So you have your apartment. Next you imagine you shouldn't be paying 100 € for commuting, so you buy a fancy cyclocross for 2 000 € and start biking to work. With the same false logic you're getting a 60 % ROI, right? Damn! There should be more such opportunities! Too bad you can't buy TEN CYCLOCROSSES!

Because now you have 100 € free cash flow monthly and you're energized from all the biking, you decide to get a gym membership. For a couple of months you're more energized than you've ever been in your life. But the price of your gym membership starts to weigh on you. "100 € for this? I can't afford this. I wish there was a way to work out home."

And then it hits you, the ad you've seen on TV in the wee hours: the super workout machine that you can assemble in your garage that basically IS a gym in your home. And only costs 5 000 €! A 24% ROI, right?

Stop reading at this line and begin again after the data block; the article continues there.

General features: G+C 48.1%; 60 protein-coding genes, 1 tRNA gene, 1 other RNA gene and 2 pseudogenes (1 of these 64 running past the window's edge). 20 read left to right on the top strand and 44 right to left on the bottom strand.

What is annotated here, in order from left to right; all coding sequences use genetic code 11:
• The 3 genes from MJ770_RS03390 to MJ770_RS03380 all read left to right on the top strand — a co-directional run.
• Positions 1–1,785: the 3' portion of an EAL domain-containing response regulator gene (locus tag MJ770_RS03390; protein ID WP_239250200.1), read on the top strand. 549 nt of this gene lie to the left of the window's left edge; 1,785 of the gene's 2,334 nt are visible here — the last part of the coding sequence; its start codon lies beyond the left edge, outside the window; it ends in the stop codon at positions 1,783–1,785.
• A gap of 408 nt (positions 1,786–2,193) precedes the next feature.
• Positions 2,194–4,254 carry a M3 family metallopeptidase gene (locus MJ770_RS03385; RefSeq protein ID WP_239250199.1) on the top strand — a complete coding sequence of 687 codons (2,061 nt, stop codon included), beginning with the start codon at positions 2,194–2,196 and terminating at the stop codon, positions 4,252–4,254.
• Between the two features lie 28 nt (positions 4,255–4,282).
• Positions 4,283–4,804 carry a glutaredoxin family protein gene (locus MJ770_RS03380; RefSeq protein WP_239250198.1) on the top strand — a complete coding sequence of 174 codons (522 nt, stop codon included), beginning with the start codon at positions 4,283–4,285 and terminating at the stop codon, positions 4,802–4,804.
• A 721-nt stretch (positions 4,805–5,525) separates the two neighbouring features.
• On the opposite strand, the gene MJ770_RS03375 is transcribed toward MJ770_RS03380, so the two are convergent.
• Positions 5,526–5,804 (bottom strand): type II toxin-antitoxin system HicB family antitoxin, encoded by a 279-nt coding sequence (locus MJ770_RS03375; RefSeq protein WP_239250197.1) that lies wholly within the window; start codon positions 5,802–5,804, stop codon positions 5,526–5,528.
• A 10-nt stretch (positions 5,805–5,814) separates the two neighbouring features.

So now your 100 € is free to be saved and invested. The 100 € that the home gym "returns". But also your cyclocross? Wait, which actually produces that 100 €?

You can't compare to another cost

The issue is comparing. It's human nature to become numb to your current situation. It's how lifestyle inflation creeps up on you, too. You think you need something more to be happy, and then you get used to it.

In a very similar manner we think that the apartment we are renting now is somehow the starting point. The origo. It's not!

What if you never rented. Instead, you started all from scratch. You buy the apartment, the cyclocross and the full body workout machine. How do you calculate your ROI?

Now some of you will say: "You can compare the apartment to an equal one that's rented on the market." Okay, if we do that, then most likely the smaller the apartment, the smaller the ROI. And vice versa: the larger the home, the better the ROI.